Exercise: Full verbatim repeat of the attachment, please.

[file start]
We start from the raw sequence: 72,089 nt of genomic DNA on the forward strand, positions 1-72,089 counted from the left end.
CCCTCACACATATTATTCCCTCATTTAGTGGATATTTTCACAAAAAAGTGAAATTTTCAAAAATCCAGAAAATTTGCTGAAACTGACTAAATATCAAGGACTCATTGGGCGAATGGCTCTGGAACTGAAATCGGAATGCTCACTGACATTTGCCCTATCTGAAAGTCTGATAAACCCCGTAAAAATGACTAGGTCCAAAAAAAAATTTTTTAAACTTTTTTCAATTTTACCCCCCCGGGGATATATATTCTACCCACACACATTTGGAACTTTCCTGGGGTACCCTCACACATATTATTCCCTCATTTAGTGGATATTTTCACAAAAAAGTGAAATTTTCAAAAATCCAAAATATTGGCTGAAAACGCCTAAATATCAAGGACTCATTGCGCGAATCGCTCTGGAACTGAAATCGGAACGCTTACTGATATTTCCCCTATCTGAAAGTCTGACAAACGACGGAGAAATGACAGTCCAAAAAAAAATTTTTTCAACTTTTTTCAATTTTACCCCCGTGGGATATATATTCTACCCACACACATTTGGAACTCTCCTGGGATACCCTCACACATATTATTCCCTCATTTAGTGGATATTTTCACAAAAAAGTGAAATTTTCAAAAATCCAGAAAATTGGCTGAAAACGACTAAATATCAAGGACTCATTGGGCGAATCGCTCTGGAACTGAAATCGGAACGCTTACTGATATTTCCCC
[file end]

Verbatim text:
We start from the raw sequence: 72,089 nt of genomic DNA on the forward strand, positions 1-72,089 counted from the left end.
CCCTCACACATATTATTCCCTCATTTAGTGGATATTTTCACAAAAAAGTGAAATTTTCAAAAATCCAGAAAATTTGCTGAAACTGACTAAATATCAAGGACTCATTGGGCGAATGGCTCTGGAACTGAAATCGGAATGCTCACTGACATTTGCCCTATCTGAAAGTCTGATAAACCCCGTAAAAATGACTAGGTCCAAAAAAAAATTTTTTAAACTTTTTTCAATTTTACCCCCCCGGGGATATATATTCTACCCACACACATTTGGAACTTTCCTGGGGTACCCTCACACATATTATTCCCTCATTTAGTGGATATTTTCACAAAAAAGTGAAATTTTCAAAAATCCAAAATATTGGCTGAAAACGCCTAAATATCAAGGACTCATTGCGCGAATCGCTCTGGAACTGAAATCGGAACGCTTACTGATATTTCCCCTATCTGAAAGTCTGACAAACGACGGAGAAATGACAGTCCAAAAAAAAATTTTTTCAACTTTTTTCAATTTTACCCCCGTGGGATATATATTCTACCCACACACATTTGGAACTCTCCTGGGATACCCTCACACATATTATTCCCTCATTTAGTGGATATTTTCACAAAAAAGTGAAATTTTCAAAAATCCAGAAAATTGGCTGAAAACGACTAAATATCAAGGACTCATTGGGCGAATCGCTCTGGAACTGAAATCGGAACGCTTACTGATATTTCCCC